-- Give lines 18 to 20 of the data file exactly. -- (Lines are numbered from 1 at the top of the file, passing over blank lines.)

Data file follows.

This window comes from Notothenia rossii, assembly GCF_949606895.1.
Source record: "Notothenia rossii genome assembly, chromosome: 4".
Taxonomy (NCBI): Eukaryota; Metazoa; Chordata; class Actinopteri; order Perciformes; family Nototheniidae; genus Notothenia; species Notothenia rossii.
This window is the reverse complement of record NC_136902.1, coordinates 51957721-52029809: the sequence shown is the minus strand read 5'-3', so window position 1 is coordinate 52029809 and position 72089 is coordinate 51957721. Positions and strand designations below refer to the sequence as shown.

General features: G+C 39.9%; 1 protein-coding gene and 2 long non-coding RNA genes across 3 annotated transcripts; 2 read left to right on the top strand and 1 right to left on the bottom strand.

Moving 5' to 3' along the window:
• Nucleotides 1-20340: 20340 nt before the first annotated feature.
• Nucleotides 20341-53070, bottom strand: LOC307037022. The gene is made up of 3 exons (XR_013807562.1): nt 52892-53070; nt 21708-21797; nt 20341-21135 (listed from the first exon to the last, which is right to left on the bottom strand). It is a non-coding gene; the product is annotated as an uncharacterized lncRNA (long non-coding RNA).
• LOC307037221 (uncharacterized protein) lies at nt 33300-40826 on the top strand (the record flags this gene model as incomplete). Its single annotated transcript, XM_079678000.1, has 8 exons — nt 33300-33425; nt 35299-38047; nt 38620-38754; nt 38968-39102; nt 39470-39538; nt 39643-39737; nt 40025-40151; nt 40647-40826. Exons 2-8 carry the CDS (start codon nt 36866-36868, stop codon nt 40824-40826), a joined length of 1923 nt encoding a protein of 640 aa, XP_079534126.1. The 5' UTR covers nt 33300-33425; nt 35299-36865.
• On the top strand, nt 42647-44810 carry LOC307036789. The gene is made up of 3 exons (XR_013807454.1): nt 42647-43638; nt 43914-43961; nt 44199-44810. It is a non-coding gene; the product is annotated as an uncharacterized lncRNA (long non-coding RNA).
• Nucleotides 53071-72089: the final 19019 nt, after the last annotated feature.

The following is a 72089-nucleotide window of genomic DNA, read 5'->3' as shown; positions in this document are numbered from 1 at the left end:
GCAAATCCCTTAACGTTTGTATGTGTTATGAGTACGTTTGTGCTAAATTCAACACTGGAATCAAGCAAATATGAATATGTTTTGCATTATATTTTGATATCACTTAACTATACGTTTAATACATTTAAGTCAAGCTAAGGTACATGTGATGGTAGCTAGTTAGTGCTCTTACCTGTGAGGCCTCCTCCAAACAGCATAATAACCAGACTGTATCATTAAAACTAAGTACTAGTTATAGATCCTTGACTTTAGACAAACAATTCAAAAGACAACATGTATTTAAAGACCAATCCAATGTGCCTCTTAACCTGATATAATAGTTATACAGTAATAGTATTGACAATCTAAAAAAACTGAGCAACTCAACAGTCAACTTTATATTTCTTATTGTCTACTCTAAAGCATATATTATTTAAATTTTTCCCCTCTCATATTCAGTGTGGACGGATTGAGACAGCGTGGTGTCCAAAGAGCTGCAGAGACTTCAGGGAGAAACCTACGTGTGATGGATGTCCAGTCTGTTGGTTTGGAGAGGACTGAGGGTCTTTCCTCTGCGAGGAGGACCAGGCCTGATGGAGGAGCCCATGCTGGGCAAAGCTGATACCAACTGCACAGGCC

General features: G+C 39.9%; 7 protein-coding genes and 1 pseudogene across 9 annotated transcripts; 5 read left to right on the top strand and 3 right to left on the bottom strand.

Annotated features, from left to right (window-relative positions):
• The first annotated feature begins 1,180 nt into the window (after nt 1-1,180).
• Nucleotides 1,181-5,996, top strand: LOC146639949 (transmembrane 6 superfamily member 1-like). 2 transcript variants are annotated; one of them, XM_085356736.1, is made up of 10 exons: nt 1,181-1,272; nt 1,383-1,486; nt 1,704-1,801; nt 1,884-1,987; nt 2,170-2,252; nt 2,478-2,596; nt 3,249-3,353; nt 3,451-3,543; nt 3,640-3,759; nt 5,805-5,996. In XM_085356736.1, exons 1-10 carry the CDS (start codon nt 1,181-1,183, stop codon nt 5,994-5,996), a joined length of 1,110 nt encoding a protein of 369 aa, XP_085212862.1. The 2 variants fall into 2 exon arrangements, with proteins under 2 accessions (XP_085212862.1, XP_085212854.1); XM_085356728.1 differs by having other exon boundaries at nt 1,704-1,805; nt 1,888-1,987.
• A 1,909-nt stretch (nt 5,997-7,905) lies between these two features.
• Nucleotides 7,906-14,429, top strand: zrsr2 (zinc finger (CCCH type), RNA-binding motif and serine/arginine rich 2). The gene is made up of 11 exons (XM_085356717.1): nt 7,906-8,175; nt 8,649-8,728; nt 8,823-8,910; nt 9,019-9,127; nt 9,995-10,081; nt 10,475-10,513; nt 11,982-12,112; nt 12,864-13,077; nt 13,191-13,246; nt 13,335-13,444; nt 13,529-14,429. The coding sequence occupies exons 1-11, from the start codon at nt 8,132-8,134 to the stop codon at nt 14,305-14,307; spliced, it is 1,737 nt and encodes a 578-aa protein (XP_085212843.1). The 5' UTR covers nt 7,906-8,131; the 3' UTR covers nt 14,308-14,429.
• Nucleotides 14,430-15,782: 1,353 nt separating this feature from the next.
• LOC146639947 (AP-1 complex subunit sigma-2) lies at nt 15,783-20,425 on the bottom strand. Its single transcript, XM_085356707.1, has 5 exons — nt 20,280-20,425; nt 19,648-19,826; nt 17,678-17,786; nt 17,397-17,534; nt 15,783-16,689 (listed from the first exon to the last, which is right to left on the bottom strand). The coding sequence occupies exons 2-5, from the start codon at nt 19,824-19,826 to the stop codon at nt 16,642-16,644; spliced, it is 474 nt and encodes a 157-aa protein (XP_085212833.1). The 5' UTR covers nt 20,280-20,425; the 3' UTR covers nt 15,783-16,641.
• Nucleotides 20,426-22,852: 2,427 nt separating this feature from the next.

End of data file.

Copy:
• A 1,909-nt stretch (nt 5,997-7,905) lies between these two features.
• Nucleotides 7,906-14,429, top strand: zrsr2 (zinc finger (CCCH type), RNA-binding motif and serine/arginine rich 2). The gene is made up of 11 exons (XM_085356717.1): nt 7,906-8,175; nt 8,649-8,728; nt 8,823-8,910; nt 9,019-9,127; nt 9,995-10,081; nt 10,475-10,513; nt 11,982-12,112; nt 12,864-13,077; nt 13,191-13,246; nt 13,335-13,444; nt 13,529-14,429. The coding sequence occupies exons 1-11, from the start codon at nt 8,132-8,134 to the stop codon at nt 14,305-14,307; spliced, it is 1,737 nt and encodes a 578-aa protein (XP_085212843.1). The 5' UTR covers nt 7,906-8,131; the 3' UTR covers nt 14,308-14,429.
• Nucleotides 14,430-15,782: 1,353 nt separating this feature from the next.